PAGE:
Stephen Kandel, the prolific screenwriter whose work over four decades in television spanned Sea Hunt to Star Trek, Batman to Barnaby Jones and Mannix to MacGyver, has died. He was 96.
Kandel died Oct. 21 of natural causes in his Boston apartment, his daughter Elizabeth Englander told The Hollywood Reporter.
Kandel also wrote multiple episodes of such shows as The Millionaire, The Rogues, Gidget, I Spy, Ironside, The Wild Wild West, It Takes a Thief, Dan August, The New Mike Hammer, Mission: Impossible, Room 222, The Magician, Medical Center, Cannon, Hawaii Five-O and Hart to Hart.
Plus, he co-created Iron Horse, a 1966-68 drama from ABC and Screen Gems that starred Dale Robertson, as a gambler turned railroad baron, Gary Collins and Ellen Burstyn.
“His résumé reads like a Baby Boomer’s dream list of must-see TV,” Tom Weaver wrote in his 2005 book, Earth vs. the Sci-Fi Filmmakers.
Kandel had a hand in 14 episodes of the Lloyd Bridges-starring syndicated adventure series Sea Hunt from 1958-61, and his two Star Trek installments for the original NBC show featured guest star Roger C. Carmel as the lovable con artist Harry Mudd.
“I originally had the idea of a kind of a traveling salesman and con man — the medicine salesman in The Wizard of Oz that ends up as the Wizard, an interstellar con man hustling whatever he can hustle; a lighthearted, cheerful, song-and-dance man version of a pimp,” Kandel once explained to Starlog magazine.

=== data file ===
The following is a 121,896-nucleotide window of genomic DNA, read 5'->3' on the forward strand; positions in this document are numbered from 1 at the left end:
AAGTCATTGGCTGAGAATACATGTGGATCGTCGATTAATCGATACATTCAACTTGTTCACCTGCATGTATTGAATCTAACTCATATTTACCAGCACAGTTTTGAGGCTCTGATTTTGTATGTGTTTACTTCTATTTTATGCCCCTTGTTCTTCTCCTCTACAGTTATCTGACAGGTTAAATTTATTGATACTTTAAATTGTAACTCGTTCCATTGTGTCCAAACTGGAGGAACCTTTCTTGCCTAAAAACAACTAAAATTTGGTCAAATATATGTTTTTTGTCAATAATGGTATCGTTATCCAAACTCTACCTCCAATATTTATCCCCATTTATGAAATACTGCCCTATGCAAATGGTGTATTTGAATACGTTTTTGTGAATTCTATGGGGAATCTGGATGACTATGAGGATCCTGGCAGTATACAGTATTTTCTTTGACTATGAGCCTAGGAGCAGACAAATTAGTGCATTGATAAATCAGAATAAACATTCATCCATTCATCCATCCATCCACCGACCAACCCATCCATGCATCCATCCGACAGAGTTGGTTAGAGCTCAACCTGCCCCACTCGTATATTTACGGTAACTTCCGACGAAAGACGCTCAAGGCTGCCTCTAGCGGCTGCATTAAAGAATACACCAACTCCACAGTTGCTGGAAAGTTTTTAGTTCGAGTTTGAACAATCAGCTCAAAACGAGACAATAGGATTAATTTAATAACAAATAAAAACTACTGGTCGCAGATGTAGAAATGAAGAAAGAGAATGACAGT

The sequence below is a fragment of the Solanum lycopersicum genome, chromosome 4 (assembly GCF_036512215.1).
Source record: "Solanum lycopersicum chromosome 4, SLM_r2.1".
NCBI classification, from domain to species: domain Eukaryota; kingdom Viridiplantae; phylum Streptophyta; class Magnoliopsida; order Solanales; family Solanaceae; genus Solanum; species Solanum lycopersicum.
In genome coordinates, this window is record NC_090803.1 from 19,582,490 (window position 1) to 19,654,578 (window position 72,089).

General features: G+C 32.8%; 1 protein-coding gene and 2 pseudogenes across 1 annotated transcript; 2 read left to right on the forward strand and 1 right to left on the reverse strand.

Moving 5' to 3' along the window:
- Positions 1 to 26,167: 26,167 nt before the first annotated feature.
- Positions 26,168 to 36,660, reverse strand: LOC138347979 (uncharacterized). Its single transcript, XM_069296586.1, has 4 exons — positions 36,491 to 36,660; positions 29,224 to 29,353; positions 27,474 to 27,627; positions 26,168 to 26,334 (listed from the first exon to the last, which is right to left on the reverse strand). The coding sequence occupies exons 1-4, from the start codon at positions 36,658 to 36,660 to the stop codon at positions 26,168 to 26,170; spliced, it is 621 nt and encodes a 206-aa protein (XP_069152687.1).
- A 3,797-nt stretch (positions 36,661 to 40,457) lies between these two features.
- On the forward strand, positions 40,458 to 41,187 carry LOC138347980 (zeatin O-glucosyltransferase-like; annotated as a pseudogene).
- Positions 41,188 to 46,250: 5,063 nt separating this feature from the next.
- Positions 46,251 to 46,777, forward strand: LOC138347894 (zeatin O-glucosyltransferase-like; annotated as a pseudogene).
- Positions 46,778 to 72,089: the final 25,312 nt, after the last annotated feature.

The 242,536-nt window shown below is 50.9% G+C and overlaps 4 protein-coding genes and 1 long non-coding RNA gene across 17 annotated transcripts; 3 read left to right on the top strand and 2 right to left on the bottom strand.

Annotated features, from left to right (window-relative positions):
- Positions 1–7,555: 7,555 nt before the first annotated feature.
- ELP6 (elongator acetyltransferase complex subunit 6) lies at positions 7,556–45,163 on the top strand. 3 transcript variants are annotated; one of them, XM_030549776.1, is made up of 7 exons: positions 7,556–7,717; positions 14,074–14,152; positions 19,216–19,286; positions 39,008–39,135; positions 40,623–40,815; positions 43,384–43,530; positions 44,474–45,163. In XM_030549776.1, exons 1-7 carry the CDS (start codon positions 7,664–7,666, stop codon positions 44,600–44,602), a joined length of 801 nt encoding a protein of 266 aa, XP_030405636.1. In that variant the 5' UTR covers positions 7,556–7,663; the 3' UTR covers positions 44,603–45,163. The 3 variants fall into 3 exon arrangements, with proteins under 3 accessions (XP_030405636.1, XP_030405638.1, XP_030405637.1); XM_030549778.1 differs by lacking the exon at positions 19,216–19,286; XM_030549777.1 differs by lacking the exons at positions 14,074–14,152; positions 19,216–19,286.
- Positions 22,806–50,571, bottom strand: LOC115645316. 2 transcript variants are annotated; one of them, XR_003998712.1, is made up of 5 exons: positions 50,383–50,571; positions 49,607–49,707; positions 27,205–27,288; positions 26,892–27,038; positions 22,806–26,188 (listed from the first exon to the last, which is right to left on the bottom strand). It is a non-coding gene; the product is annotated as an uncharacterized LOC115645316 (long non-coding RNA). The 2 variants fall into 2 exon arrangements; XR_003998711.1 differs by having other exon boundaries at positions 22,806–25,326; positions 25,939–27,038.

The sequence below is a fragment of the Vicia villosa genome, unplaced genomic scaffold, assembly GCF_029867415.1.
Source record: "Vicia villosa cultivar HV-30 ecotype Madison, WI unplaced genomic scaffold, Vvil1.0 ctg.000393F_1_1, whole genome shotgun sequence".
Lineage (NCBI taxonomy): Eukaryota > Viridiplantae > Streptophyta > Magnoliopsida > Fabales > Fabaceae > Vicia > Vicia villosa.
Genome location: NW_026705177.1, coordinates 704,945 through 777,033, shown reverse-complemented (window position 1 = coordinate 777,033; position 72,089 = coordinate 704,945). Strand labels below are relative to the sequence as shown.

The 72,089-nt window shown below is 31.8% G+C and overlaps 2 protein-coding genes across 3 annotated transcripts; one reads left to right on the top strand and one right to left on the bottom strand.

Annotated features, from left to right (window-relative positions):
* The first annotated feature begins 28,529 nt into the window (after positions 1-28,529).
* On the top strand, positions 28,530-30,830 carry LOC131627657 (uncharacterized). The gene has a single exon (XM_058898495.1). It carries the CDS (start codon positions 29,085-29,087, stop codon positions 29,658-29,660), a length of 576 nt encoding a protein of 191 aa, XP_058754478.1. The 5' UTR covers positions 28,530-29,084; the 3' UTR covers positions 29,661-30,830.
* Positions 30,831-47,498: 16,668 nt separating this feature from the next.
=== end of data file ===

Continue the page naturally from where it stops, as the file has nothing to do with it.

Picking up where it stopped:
Kandel contributed to five episodes of ABC’s Batman, including the action-packed False Face installment guest-starring Malachi Throne in 1966 and the “Zodiac Crimes” three-parter in 1967 that centered on the Joker (Cesar Romero) and, as an “Extra Special Guest Villain,” the Penguin (Burgess Meredith).
He worked on 11 episodes of the Mike Connors-starring Mannix from 1968-73 and 17 entries in the Richard Dean Anderson-led MacGyver from 1985-90; he produced the ABC show in his Hollywood swan song as well.
Born in New York City on April 30, 1927, Stephen David Kandel was the son of Aben Kandel, a writer on films including Manhattan Moon (1935) and I Was a Teenage Werewolf (1957). He also wrote a 1936 novel that was adapted for City of Conquest (1940), starring James Cagney.
Raised in Bucks County, Pennsylvania, and Los Angeles, Kandel graduated from high school at age 16, served in Germany with the U.S. Army during World War II and graduated from Dartmouth College in 1950. He then wrote the screenplays for the films Singing in the Dark (1956), Magnificent Roughnecks (1956) and Frontier Gun (1958).
He also penned Battle of the Coral Sea (1959), starring Cliff Robertson; Chamber of Horrors (1966), retooled from a TV pilot based on the 1953 film House of Wax and starring Patrick O’Neal; and Cannon for Cordoba (1970), starring George Peppard.
Kandel shared a Humanitas Award for the 1979 NBC telefilm Son-Rise: A Miracle of Love, a drama about an autistic child that starred James Farentino and Kathryn Harrold. And in retirement, he wrote a 2020 book, The Lyin’ King: A Tragical Tale of Tawdry Trumpery.
Survivors include his wife of 66 years, Anne; children Jessica, Anthony, Elizabeth and Joanna; and 11 grandchildren. His late sister was Beat Generation poet Lenore Kandel.